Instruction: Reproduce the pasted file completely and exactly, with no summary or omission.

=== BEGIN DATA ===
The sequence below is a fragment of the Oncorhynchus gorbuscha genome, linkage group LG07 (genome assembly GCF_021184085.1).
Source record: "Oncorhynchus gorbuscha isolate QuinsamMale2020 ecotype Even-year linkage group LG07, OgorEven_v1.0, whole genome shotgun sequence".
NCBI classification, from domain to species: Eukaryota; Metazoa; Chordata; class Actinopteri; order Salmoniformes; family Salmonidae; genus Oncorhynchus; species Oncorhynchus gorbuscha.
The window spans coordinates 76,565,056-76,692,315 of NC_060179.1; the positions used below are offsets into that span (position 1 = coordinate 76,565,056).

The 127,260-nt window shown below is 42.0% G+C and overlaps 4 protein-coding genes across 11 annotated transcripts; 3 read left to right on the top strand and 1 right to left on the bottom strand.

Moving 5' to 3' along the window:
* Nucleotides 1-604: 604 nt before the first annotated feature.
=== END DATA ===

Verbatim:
The sequence below is a fragment of the Oncorhynchus gorbuscha genome, linkage group LG07 (genome assembly GCF_021184085.1).
Source record: "Oncorhynchus gorbuscha isolate QuinsamMale2020 ecotype Even-year linkage group LG07, OgorEven_v1.0, whole genome shotgun sequence".
NCBI classification, from domain to species: Eukaryota; Metazoa; Chordata; class Actinopteri; order Salmoniformes; family Salmonidae; genus Oncorhynchus; species Oncorhynchus gorbuscha.
The window spans coordinates 76,565,056-76,692,315 of NC_060179.1; the positions used below are offsets into that span (position 1 = coordinate 76,565,056).

The 127,260-nt window shown below is 42.0% G+C and overlaps 4 protein-coding genes across 11 annotated transcripts; 3 read left to right on the top strand and 1 right to left on the bottom strand.

Moving 5' to 3' along the window:
* Nucleotides 1-604: 604 nt before the first annotated feature.